Text snippet taken from Understanding Visual Culture
Do you think art is and will remain a distinct category or is it best seen as a species of visual culture? List reasons for and against a distinct category. How many ways could ‘best seen as’ be understood? Aesthetically, morally, socially?
Art as a distinct category
The human activities that involve producing different constructions, whole pieces, combinations of pieces of visual stimuli within the specific context of self-expression to be presented to the public can be named *art*. For the purpose of this exercise let’s say that art is a category on its own. A category of production by human only participants, where different natural elements or humanly created elements are used to generate a new ‘something’. Why would this kind a ‘something’ belong to one category, named ‘art’?
There are many other humanly generated visually represented content but not all is art. E.g. diagrams and graphs in business meetings, no matter how wonderfully organised or how big of an impact their meaning might have – are usually not considered as art.
Results of art could belong to a distinct category because:
- We as a group of people interested in art decided that it will be a category on its own.
- We agreed to always treat it as a distinct category.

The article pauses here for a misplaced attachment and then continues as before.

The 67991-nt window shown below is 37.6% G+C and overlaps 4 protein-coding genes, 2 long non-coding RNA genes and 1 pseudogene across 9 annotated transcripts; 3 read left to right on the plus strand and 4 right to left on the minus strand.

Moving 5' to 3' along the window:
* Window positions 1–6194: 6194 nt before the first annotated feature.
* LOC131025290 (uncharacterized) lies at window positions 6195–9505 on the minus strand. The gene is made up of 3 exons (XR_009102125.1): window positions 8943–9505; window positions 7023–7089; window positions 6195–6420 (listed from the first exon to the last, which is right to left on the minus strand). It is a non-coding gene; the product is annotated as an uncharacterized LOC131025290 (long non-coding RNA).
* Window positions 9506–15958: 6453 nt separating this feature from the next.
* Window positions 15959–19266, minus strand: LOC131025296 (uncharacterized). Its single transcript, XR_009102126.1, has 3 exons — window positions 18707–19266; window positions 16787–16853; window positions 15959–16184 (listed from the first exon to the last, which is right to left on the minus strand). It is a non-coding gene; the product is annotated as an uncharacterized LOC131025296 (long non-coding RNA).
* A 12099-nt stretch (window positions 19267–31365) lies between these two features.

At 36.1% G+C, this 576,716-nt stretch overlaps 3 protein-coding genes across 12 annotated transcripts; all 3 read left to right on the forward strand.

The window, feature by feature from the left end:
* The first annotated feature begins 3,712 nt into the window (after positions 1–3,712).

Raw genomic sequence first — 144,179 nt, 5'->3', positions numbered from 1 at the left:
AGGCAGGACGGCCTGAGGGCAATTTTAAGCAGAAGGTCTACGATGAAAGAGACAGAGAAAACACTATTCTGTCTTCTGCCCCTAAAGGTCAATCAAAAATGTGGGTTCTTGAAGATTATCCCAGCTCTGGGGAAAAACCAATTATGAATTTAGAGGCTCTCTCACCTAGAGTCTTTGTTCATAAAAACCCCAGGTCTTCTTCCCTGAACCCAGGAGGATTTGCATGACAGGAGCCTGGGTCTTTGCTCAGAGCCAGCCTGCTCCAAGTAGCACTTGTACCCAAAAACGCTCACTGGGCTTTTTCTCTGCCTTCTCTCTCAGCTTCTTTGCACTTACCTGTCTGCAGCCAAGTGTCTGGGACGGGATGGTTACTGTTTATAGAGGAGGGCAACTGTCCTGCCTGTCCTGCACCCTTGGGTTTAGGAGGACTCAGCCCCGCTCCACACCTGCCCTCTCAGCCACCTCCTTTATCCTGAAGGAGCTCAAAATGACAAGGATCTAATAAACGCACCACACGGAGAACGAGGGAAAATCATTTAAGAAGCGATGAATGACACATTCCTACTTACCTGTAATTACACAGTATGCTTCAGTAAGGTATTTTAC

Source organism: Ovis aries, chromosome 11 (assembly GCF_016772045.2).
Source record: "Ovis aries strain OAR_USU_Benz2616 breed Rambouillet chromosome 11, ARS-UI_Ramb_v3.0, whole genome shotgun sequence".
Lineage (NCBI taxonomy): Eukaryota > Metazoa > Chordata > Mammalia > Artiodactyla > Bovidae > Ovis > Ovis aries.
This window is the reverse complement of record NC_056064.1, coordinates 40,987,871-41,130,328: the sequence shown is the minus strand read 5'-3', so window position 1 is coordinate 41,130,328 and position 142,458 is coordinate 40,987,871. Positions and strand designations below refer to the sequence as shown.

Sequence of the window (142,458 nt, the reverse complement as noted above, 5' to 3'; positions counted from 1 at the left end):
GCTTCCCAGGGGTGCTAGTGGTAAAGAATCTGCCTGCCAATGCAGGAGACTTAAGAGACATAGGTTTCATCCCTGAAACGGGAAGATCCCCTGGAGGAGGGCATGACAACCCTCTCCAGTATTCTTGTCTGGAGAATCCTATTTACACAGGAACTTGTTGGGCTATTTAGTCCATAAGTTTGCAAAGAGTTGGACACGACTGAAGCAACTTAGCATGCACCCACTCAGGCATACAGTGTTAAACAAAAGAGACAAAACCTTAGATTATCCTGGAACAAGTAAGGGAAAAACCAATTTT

- We agreed to promote this notion of distinction when ever we talk or write about it.
- Art always brings some exclusivity with it. It is not produced by the common folk. You have to be either trained or selected to be invited to produce art. Sometimes even selected only after you are dead.
- All people can attempt to create something but which of these works belong to the category of art depends not only on the time context but also on the production process. E.g. something that would be qualified as art in the 21st century might not belong to the same category if we ask an artist from the 16th century. What is not considered as art, can and must then be categorised as non-art and assigned to something else.
- When art is a distinct category then one can theoretically compete for the public’s recognition in one set of rules and guidelines. If something is disrupting this contest, one can easily declare it as non-art and decide not to compete with it.
- One or many individuals deciding what features are important and distinguishing, allow themselves to choose who are they competing against.
Art as a species of visual culture
Visual culture is a study of different visually interpreted entities. However it is not just about the physical manifestations of the objects, it is concerned with different aspects of impacts, understandings and use of these objects. The context of visual culture is much broader than art itself. What belongs to visual culture?
Art as part of visual culture can be reasoned with the following:
- Art is not one context and cannot be seen as an isolated activity.
- Results of art i.e. objects of art are created within a broader context and not just influenced by the social context but also the result of that very social context.
- Artists as visionaries can also be responsible for creating a ripple effect into the world that surrounds them by injecting ideas, images and experiences into the beholders reality.
- This collaboration of art with the context they belong to creates a specific link that can be followed as footsteps from one area of visual stimuli to another.
- Culture as a set of rituals, rules, beliefs, tradition and knowledge can be instantiated in a visual manner. Art is one aspect of how people exhibit their culture or criticise their culture.